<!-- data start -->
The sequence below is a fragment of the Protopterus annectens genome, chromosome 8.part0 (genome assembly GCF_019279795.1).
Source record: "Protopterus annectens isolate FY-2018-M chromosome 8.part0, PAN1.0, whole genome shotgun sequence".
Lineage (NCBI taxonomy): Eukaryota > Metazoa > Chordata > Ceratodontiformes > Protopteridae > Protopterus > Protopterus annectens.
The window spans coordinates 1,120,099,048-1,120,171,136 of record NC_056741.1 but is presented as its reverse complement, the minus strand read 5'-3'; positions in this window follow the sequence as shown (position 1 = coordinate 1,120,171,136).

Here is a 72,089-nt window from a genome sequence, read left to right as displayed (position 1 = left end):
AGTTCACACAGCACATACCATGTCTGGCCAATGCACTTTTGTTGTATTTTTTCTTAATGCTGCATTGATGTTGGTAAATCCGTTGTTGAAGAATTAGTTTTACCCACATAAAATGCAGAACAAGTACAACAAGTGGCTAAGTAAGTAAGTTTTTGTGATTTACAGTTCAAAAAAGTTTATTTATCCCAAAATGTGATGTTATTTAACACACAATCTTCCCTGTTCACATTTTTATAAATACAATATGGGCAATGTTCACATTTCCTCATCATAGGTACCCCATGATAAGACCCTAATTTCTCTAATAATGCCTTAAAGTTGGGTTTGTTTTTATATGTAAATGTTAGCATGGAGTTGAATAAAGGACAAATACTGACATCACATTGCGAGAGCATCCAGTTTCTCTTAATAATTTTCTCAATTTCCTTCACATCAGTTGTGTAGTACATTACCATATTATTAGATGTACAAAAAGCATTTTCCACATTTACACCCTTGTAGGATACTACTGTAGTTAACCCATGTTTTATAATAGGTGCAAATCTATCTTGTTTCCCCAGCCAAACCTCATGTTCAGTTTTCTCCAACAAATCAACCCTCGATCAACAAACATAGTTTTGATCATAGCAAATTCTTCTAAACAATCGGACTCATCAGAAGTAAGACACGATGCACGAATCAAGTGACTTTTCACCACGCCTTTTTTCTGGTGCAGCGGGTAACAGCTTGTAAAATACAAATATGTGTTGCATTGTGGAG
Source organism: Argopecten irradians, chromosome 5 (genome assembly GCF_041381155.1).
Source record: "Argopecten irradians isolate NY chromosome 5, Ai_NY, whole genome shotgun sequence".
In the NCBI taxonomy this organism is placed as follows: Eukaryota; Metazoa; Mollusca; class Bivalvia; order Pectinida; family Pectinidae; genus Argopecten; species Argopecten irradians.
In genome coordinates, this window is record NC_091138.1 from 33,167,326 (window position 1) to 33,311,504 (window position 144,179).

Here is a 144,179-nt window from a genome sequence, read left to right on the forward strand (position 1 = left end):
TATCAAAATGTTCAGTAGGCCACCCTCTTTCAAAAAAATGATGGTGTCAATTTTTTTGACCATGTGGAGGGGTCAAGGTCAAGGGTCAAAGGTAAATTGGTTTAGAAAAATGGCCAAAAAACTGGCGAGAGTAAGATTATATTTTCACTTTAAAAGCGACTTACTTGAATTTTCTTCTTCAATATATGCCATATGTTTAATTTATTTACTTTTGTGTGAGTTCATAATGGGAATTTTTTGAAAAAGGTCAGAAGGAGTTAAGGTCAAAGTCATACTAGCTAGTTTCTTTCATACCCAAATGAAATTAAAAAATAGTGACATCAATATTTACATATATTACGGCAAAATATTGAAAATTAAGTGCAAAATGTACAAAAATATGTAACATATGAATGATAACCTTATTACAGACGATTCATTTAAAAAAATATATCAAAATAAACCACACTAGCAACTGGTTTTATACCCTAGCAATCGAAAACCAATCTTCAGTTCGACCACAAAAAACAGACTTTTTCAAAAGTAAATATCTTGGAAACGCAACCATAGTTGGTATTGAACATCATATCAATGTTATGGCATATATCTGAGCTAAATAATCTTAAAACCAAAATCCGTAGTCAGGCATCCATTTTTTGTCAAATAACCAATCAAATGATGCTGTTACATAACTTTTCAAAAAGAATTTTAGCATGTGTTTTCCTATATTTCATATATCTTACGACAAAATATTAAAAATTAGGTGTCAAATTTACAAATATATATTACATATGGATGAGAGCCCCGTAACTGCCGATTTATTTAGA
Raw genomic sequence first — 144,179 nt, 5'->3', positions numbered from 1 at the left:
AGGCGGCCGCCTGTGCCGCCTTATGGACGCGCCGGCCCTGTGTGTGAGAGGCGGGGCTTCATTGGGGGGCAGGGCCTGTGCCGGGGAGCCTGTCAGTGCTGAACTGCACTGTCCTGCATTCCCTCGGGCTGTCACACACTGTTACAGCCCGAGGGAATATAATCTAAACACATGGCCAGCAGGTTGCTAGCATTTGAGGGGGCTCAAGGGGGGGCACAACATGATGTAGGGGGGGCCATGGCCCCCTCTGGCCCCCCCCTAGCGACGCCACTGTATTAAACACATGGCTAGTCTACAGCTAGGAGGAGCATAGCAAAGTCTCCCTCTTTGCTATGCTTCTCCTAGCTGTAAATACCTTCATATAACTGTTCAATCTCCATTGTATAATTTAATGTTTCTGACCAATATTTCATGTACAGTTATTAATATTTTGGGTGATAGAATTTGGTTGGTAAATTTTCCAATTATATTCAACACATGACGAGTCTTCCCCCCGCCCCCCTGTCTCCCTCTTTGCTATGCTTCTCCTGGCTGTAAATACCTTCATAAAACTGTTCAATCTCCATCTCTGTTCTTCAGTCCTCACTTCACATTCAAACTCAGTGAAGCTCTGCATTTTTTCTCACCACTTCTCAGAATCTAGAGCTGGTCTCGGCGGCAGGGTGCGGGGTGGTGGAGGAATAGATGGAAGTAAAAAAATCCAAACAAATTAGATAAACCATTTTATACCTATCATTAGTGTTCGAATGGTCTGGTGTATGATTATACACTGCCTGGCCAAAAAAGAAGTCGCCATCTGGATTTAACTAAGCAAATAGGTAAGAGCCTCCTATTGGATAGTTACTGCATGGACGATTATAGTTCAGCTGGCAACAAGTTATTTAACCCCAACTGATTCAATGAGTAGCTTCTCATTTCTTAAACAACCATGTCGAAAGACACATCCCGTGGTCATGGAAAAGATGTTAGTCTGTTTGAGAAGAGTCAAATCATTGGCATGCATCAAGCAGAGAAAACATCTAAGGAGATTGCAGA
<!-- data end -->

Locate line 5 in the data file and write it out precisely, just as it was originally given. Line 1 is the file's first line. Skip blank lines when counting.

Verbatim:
Here is a 72,089-nt window from a genome sequence, read left to right as displayed (position 1 = left end):